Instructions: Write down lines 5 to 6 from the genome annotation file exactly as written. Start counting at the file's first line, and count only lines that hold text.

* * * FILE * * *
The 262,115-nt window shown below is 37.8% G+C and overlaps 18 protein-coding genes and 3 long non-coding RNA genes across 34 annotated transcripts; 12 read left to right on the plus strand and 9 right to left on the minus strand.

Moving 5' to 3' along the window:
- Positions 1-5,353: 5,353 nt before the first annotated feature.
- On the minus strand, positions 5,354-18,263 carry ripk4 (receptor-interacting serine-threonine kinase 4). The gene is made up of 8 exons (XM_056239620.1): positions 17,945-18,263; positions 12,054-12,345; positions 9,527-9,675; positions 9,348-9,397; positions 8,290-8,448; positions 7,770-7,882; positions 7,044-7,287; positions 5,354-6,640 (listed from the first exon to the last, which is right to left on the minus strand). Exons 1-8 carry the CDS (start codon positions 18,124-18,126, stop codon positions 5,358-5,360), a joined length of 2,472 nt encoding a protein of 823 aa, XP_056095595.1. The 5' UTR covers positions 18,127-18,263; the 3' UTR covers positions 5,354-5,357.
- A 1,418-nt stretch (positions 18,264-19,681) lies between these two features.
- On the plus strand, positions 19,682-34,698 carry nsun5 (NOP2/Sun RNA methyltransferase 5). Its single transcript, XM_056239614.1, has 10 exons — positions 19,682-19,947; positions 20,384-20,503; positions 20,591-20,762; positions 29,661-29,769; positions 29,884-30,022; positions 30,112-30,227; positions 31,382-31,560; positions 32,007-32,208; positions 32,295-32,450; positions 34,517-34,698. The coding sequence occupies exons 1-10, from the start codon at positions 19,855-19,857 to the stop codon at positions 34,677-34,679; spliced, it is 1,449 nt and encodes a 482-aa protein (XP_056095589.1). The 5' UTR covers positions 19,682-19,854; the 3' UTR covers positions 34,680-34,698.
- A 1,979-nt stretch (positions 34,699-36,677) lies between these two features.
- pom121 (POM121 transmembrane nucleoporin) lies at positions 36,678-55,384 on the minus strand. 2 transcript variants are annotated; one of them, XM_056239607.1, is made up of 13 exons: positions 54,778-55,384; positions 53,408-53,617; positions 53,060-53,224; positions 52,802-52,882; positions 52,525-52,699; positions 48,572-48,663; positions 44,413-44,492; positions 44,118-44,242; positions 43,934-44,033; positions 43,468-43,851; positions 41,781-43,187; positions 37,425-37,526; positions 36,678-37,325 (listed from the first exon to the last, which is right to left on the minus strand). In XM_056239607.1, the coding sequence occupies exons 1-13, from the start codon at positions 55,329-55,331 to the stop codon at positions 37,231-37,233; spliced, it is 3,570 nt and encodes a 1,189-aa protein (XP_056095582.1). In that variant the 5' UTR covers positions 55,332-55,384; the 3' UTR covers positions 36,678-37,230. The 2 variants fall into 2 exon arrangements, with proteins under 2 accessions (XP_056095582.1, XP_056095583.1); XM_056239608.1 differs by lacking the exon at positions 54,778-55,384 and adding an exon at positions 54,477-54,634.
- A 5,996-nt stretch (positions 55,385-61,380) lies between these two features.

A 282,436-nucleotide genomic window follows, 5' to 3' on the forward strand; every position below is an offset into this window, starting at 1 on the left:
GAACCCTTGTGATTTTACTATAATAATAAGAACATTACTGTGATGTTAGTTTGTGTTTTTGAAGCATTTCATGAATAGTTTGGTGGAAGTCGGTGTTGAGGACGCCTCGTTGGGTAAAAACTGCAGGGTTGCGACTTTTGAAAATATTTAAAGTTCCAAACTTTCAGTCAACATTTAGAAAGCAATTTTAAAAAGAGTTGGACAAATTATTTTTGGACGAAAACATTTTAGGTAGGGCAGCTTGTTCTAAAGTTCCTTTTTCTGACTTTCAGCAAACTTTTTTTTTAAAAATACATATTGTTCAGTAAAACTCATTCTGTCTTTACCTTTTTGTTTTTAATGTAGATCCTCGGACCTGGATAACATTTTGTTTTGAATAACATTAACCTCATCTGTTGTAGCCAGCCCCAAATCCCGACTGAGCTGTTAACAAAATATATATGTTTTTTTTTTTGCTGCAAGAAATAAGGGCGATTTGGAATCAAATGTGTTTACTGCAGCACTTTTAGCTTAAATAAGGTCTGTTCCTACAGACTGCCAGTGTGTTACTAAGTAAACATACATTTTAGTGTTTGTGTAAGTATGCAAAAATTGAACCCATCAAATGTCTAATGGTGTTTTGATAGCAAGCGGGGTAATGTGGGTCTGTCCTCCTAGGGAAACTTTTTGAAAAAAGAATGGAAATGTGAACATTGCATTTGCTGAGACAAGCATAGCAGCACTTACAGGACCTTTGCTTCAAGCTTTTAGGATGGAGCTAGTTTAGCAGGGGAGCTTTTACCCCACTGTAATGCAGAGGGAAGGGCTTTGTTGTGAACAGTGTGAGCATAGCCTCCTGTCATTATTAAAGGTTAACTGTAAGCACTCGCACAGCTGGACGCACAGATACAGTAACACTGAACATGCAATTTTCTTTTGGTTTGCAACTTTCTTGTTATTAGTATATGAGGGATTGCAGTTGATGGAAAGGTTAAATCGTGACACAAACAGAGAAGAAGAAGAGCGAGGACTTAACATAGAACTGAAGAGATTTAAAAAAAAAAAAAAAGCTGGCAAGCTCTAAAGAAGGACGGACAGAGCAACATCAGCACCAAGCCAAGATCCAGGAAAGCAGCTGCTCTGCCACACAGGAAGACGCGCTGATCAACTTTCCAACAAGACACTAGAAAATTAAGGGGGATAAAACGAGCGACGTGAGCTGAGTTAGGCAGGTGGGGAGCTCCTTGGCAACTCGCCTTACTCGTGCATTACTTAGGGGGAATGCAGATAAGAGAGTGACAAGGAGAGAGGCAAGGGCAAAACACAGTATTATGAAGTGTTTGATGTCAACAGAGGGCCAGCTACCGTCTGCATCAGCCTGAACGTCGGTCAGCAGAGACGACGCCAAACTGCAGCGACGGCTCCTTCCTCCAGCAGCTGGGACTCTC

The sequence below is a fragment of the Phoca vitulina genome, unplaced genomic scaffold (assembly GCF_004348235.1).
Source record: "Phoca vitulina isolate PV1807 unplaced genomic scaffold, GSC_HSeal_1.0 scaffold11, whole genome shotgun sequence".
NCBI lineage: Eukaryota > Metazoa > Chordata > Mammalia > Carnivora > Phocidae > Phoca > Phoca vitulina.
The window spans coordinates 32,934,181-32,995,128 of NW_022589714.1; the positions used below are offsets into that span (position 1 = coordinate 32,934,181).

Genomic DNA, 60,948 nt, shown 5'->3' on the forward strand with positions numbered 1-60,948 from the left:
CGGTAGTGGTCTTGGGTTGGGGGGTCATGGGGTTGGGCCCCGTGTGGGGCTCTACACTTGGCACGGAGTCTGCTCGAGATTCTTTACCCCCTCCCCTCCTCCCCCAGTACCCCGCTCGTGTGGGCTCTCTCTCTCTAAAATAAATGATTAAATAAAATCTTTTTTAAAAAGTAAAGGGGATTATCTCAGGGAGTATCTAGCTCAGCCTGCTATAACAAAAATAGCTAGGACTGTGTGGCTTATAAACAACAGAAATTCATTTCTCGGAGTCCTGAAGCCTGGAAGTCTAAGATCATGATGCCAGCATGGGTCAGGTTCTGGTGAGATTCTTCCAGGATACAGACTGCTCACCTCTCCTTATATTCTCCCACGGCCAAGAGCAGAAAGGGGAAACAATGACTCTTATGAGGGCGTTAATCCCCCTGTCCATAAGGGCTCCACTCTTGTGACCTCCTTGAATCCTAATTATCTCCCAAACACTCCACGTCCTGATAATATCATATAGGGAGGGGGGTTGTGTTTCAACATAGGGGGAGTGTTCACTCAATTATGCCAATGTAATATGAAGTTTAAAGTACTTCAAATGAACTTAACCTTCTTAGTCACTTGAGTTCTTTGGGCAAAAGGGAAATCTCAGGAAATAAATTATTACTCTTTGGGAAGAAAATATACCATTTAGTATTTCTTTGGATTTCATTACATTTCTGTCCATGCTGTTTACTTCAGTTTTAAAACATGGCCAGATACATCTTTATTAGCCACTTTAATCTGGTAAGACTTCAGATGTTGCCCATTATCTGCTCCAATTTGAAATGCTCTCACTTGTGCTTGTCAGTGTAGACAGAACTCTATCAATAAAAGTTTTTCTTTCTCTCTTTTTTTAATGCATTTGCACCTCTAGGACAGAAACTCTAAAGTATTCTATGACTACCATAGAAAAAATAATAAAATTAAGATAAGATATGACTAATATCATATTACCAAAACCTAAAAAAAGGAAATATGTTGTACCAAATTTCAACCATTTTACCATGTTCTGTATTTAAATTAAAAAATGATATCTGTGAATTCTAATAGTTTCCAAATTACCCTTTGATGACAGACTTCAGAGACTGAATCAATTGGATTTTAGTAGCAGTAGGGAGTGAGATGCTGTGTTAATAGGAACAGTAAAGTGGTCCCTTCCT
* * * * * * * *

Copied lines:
- A 1,418-nt stretch (positions 18,264-19,681) lies between these two features.
- On the plus strand, positions 19,682-34,698 carry nsun5 (NOP2/Sun RNA methyltransferase 5). Its single transcript, XM_056239614.1, has 10 exons — positions 19,682-19,947; positions 20,384-20,503; positions 20,591-20,762; positions 29,661-29,769; positions 29,884-30,022; positions 30,112-30,227; positions 31,382-31,560; positions 32,007-32,208; positions 32,295-32,450; positions 34,517-34,698. The coding sequence occupies exons 1-10, from the start codon at positions 19,855-19,857 to the stop codon at positions 34,677-34,679; spliced, it is 1,449 nt and encodes a 482-aa protein (XP_056095589.1). The 5' UTR covers positions 19,682-19,854; the 3' UTR covers positions 34,680-34,698.